Avahi cleesei


Taxonomy [top]

Kingdom Phylum Class Order Family

Scientific Name: Avahi cleesei
Species Authority: Thalmann & Geissmann, 2005
Common Name/s:
English Bemaraha Woolly Lemur, John Cleese's Avahi

Assessment Information [top]

Red List Category & Criteria: Endangered B1ab(i,ii,iii) ver 3.1
Year Published: 2008
Date Assessed: 2008-06-30
Assessor/s: Thalmann, U., Geissmann, T. & Hoffmann, M.
Reviewer/s: Mittermeier, R.A. & Rylands, A.B. (Primate Red List Authority)
Listed as Endangered as the species has a distribution range of less than 5,000 km², it currently occurs at effectively a single location, and there is continuing decline in the area and quality of habitat within the range of the species.

Geographic Range [top]

Range Description: This species is known only from the Tsingy de Bemaraha region of western Madagascar, north of the Manambolo River (Thalmann and Geissman 2005). The northern limit of its range is unclear and there is no evidence of its occurrence between the Sambao and Mahavavy Rivers or between the Mahavavy and Betsiboka Rivers (Thalmann and Geissmann 2005). Currently, it is known only from within Tsingy de Bemaraha National Park, where it has been sighted in two localities, in the forest of Ankindrodro (19°08′S, 44°49′E;) and the type locality (18°59′S, 44°45′E), a forest 3 – 4 km east-northeast of the village of Ambalarano at the base of the western Tsingy precipice (Thalmann and Geissmann 2006). The species was previously outside the reserve’s boundaries in 1994, in the heavily disturbed forest in the surroundings of the village of Ankinajao (19°03′S, 44°47′E; Thalmann and Geissmann 2000). However, the forest was completely destroyed since these sightings at Ankinajao, and no woolly lemurs have been found there since 2003 (Thalmann and Geissmann 2006).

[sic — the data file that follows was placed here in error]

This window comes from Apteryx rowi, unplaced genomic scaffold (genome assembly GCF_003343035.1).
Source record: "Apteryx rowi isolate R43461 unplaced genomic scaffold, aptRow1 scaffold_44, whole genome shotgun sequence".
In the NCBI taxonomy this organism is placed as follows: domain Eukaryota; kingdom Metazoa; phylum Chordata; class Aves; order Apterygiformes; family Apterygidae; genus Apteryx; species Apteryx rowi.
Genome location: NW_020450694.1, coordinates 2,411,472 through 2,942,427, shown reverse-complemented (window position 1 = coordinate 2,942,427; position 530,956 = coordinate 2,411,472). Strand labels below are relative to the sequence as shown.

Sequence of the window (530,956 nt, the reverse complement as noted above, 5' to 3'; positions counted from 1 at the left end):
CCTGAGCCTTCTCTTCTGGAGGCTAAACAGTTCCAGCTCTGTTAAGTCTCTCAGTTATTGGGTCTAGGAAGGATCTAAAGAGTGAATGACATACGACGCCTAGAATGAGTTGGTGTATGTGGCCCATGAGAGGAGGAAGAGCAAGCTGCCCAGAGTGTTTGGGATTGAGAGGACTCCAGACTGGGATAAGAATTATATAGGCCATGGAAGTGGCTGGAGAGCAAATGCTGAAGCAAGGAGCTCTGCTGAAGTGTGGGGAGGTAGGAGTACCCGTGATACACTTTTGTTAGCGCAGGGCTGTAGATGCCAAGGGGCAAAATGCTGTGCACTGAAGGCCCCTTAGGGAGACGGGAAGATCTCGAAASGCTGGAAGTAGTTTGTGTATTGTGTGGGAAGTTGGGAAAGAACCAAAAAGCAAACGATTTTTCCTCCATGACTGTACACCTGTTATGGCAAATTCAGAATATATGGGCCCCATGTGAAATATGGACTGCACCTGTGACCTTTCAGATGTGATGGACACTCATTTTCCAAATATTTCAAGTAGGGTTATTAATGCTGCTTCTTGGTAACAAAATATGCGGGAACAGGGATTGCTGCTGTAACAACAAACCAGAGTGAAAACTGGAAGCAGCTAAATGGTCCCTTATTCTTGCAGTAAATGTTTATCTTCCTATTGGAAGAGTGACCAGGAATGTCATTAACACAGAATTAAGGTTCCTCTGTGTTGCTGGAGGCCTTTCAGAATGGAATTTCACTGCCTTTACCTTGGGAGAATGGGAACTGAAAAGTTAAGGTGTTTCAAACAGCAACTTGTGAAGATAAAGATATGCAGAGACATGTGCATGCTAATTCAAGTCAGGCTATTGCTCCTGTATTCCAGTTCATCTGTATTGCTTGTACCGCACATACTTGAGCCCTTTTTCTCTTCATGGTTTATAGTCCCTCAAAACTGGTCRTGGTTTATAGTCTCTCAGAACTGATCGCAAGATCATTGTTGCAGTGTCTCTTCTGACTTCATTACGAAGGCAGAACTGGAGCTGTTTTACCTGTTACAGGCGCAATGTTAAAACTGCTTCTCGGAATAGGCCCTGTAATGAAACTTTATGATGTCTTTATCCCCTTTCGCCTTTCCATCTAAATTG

Range Map: Click here to open the map viewer and explore range.

Population [top]

Population: This species was originally discovered in 1990 and named in 2005. Thalmann and Geissmann (2000) describe Avahi as being generally rare in the Bemaraha region, where the forests it inhabits tend to have a high proportion of evergreen trees. Ironically, local population densities appear to correlate negatively with levels of habitat disturbance, meaning that higher population densities seem to be found in disturbed habitats.
Population Trend: Decreasing

Habitat and Ecology [top]

Habitat and Ecology: Avahi cleesei occurs in subhumid, dry deciduous forests close to the western Tsingy precipices, in the larger Tsingy crevasses or gorges, and forests along small seasonal rivulets and seasonal swamps close to the Bemaraha massif (Thalmann and Geissmann 2006).
Systems: Terrestrial

Threats [top]

Major Threat(s): Thalman and Geissmann (2005, 2006) note that the disturbed forest close to the village of Ankinajao (outside the park), which supported a substantial number of individuals in 1994, had been cut completely by 2003. The subhumid forest at the base of the escarpment of the Tsingy de Bemaraha is under continuous pressure from bush fires that reduce it in many places every year–in some places to only a few meters in width. Such subhumid forests are the only habitat in which Avahi cleesei is known to occur so far.

Conservation Actions [top]

Conservation Actions: Listed on CITES Appendix I. it is known to occur in Tsingy de Bemeraha National Park, a World Heritage Site. Given the extremely small known range of Cleese’s Woolly Lemur, surveys are obviously urgently needed to find additional populations.
Citation: Thalmann, U., Geissmann, T. & Hoffmann, M. 2008. Avahi cleesei. In: IUCN 2013. IUCN Red List of Threatened Species. Version 2013.2. <>. Downloaded on 21 April 2014.
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